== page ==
The Forest Park Historical Society may scrap a 10-year housing agreement with First United Church, forcing the group to search again for a new exhibition and event space for its archives and programming.
This possibility is the latest setback for the society, which has moved several times in its 40-year history. As reported by the Review at the time, the Historical Society and First United settled on a rent-to-own agreement in November 2015. But problems with flooding from a leaky roof — which were more severe than anticipated — prevented the society from renting space to subtenants to help pay rent. Two proposals to church leadership to finance repairs failed and the two sides are now at an impasse, according to Jerry Lordan, the society’s president.
“Without tenants, we have no source of income. All we have are expenses,” Lordan said, adding that his organization is responsible for utilities and insurance. “We can’t continue this relationship without income.”
The 2015 deal called for the Historical Society to give $10,000 as a down payment and $6,000 a year in rent through 2025, culminating with the transfer of the title deed for the church’s buildings, at 1000 Elgin Ave. At the time of the deal, First United’s congregation was shrinking and it no longer used all of its available space. The agreement gave the church a source of income and provided the nomadic Historical Society space for programming and exhibits.
Some of the society’s archives have been moved to storage lockers in town and also to the society’s storage apartment near Forest Park Village Hall. Even without subtenants, the society still draws funding from membership fees and private donations.
In June 2016, the Historical Society asked the church to take a home equity loan against the parsonage to finance roof repairs.
“They didn’t want to take the risk,” Lordan said, referring to the congregation. “They just want to ride out the situation they are in.”
In early 2017, Lordan said, the society found private donors willing to buy-out the church’s stake in the title deed. Then, the plan was to take out an equity loan for the parsonage, which would have covered the repairs to the roof. The buyout offer also included assurances the congregation could stay and worship rent-free for two years. That proposal was also rebuffed, Lordan said.
He would not say who the private donor was or where he or she is from.
As of now, most communication takes place between attorneys for the two sides. The Historical Society has asked the church to propose a solution and offered to meet and work out something agreeable to both sides.
“We offered to sit down with them. … We’ll work out a win-win situation,” Lordan said. “We can’t get a response back.”
For now, the society is pressing on with other projects. They already have two glass display cases in the basement of village hall with plans for more elsewhere. The idea, Lordan said, is to put items on display in public buildings — the library, the park district, District 91’s headquarters — that in some way relate to the organization’s history or current function. The society, for instance, has an old Roos cedar chest and wants to give it to the Park District of Forest Park to display at its new building, at Harrison Street and Circle Avenue, which sits on the old Roos furniture factory site.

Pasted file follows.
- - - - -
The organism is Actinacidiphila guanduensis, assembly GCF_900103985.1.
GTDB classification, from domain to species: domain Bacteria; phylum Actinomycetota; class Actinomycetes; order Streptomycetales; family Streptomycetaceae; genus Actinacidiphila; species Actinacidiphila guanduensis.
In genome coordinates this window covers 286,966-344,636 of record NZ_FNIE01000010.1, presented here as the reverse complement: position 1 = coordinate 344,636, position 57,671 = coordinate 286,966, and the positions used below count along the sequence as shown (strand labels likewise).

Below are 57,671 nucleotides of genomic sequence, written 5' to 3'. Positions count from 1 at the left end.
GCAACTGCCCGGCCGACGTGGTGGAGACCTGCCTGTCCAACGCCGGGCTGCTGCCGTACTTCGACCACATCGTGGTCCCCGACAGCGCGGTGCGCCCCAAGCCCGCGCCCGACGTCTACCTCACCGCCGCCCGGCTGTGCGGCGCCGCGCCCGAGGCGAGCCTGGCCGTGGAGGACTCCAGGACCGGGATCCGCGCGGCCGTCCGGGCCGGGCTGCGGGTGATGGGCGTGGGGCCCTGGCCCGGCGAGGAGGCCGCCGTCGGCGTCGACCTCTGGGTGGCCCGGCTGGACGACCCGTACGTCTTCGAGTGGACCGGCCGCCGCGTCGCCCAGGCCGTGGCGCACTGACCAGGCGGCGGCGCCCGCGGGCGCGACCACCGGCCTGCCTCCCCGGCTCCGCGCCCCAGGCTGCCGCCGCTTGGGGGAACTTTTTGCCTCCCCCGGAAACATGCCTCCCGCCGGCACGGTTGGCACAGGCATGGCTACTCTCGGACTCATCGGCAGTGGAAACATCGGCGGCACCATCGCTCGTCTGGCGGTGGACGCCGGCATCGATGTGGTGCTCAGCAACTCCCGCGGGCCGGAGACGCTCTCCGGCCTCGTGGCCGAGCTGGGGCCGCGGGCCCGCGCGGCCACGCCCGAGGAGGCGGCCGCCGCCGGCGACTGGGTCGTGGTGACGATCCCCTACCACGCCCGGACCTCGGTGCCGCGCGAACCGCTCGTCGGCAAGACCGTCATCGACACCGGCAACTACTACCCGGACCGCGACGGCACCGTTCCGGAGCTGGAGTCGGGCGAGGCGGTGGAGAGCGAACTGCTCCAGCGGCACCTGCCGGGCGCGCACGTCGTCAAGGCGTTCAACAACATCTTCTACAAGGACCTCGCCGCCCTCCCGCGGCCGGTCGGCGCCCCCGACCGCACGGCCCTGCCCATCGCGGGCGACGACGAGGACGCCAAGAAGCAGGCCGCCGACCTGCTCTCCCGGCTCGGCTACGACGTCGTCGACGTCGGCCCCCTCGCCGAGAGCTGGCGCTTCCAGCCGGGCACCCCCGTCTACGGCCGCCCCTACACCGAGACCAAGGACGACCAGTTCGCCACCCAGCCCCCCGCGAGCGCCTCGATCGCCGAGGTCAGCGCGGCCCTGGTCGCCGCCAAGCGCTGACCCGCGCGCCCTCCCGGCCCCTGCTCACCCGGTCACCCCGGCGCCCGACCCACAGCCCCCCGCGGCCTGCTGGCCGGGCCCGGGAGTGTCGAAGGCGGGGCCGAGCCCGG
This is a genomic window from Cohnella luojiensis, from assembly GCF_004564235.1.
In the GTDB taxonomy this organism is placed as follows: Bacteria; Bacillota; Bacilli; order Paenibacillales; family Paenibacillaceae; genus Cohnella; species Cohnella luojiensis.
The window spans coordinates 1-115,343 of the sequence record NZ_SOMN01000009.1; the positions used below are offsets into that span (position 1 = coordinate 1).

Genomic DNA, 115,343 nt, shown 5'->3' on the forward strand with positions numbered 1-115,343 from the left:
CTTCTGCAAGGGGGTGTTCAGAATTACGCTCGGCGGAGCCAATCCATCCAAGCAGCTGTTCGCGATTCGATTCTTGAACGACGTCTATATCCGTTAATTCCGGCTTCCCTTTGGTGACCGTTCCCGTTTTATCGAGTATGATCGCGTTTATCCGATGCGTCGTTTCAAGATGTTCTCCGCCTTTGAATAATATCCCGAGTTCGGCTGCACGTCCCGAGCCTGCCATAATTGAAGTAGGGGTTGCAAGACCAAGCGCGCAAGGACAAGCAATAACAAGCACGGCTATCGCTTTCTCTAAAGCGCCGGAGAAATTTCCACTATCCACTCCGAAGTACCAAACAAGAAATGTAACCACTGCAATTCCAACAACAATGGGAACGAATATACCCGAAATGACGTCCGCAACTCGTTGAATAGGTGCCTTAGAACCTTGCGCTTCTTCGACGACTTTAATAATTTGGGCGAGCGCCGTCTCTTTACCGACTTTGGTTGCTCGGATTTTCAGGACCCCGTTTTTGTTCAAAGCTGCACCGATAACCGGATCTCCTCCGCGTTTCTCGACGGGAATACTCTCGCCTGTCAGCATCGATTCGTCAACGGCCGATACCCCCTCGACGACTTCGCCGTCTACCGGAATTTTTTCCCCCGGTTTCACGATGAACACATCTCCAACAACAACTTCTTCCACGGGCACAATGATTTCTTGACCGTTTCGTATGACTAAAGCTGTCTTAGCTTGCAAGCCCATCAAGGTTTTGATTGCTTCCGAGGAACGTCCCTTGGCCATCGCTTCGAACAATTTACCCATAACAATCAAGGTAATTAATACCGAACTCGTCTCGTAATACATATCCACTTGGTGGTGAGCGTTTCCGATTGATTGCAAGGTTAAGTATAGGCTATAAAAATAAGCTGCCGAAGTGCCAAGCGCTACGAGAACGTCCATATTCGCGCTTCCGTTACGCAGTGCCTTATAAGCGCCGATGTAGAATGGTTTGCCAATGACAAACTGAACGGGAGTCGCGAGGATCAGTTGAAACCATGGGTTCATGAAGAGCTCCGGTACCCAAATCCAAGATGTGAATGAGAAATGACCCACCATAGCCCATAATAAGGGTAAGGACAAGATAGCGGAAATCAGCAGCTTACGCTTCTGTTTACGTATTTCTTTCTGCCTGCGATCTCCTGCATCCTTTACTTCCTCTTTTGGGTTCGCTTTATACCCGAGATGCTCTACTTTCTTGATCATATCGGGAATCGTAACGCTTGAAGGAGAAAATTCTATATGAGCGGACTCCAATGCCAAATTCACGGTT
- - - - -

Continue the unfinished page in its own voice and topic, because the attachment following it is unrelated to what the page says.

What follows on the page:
Those public buildings have clear advantages for the Historical Society, including foot traffic, handicap accessibility and climate control, which helps prevent damage to old documents.
“We want people going into the library to look at the Historical Society’s display case,” Lordan said. “They didn’t leave their house that day to look at the Historical Society museum, but it’s an ancillary benefit to their visiting the library.”
That plan is moving forward regardless of the disagreement with the church.
“I see that as the future of our museum,” Lordan said. “We think that’s a better way to display our items than having them in the church.”
But, Lordan added, the group still would like to rent space to put on events and programming if a solution cannot be reached with First United.
The society originally had its space in the Forest Park Public Library, but after renovations, the amount of required space for library services increased, and the society was forced to relocate. They ended up headquartered in the basement of then-president Rich Vitton’s home. Later, a local real estate developer offered the society access to a Madison Street storefront but eventually found a tenant and the society had to leave.
In 2012, the society moved to St. Peter’s Church, 500 Hannah Ave. But, as reported by the Review at the time, the dwindling size of the church’s congregation, coupled with financial difficulties, forced the 99-year-old St. Peter’s to sell to Mount Moriah, a Baptist church, in 2013. The society had to move again because of issues with Historical Society visitors coming into the same space as Mount Moriah’s daycare.
Downplaying the society’s seemingly constant movement, Lordan said his group has recently added new board members with useful skills, including wealth management and anthropology. And its programming continues to be strong, noting events with local unions, cemeteries, businesses and community groups.
“The best years are still ahead of the Historical Society,” Lordan said. “We’re not going to look at the difficulties of the past. I have more optimism and confidence in our future than I’ve ever had.”
A call to First United Church was not returned by press time.